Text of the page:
When you send your child to school, you assume that at the head of every classroom they’re in is a certified teacher with a college degree who has undergone a background check and will help keep your child safe. But some of those conditions are not always met when it comes to the activities of the Junior Reserve Officer Training Corps (J.R.O.T.C.) program in a number of schools, as revealed by a comprehensive investigation published in The New York Times.
The military runs the leadership program for high school students in public schools, with classes often convening during the regular school day. The program, which has been in operation for over a century, often serves as a pipeline for the military — and as a rare pathway to escape for teens who want to flee rural life, poverty, or family trouble.
Programs exist throughout the country, but their greatest density is in southern states, and 70% are in high-poverty Title I schools.
Investigators from the Times examined thousands of court documents and investigative files, the result of 150 public records requests, and found that over the past 5 years at least 33 instructors have been criminally charged with sexual misconduct, 7 of whom had faced similar allegations previously. Other instructors were accused but not formally charged, meaning that the actual number of abusers is certainly even higher considering the amount of sexual abuse that goes unreported.
Journalists also interviewed 13 victims, exposing a pattern of instructors using their position of trust and authority to cultivate inappropriate relationships and ultimately abuse young students.
Operating in a gray area without full oversight by the schools that house them, J.R.O.T.C. instructors are military veterans, but they are not always required to have a teaching license or a college degree. While they work with students in school buildings, they also accompany students to off-campus events outside of regular school hours, and the Times investigators found that instructors used their unique role to cross boundaries, texting students or driving them in their personal vehicles.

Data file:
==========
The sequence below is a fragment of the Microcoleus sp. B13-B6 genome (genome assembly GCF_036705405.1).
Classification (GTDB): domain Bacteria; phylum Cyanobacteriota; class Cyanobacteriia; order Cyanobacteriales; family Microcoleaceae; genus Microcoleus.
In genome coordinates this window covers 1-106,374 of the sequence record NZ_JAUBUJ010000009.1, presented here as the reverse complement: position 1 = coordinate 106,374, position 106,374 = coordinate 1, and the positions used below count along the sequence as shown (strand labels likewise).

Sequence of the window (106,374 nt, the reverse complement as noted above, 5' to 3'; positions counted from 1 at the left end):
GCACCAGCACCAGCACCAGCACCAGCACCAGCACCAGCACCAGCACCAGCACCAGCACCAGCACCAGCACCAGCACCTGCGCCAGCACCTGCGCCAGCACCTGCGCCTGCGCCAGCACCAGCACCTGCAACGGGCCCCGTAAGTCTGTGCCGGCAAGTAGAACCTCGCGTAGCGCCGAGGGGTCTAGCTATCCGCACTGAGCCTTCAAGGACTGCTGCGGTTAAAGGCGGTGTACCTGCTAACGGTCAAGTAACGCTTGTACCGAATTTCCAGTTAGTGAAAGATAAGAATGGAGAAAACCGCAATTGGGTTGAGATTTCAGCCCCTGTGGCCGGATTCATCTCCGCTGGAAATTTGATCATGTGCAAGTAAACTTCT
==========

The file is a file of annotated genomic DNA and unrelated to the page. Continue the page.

One victim told reporters that her instructor once sent her a message on Snapchat suggesting that she wear a bikini to an upcoming event to “drive the guys crazy.” He later sexually assaulted her while giving her a ride home.
Another reported that an instructor complimented her looks and subsequently groped her while at school — it was not his first offense.
Others recounted sexual assaults on school grounds, and one victim says her instructor threatened her life if she told anyone about what he was doing.
In a number of accounts, alcohol and drugs were used to take advantage of victims.
Many of the assaults involve male instructors using their power, authority, and sometimes their firearms to get what they want. At the same time, young teens are intimidated, easily influenced, and often desperate to stay in the program so that they can pursue military careers.
While the military trains instructors and provides some of their salary, when an issue arises schools are often on their own in dealing with it. The Times found that 16 states do not require J.R.O.T.C. instructors to have a teaching license. In one case, in New Mexico, this led to the state declining to discipline an instructor, saying that because they did not license him the case was out of their jurisdiction.
Now that the Times investigation has brought this troubling pattern to light, the military must devise an effective system to deal swiftly with allegations within its J.R.O.T.C. programs. As it stands, it’s clear that students, many of them among our most vulnerable, are being left unprotected.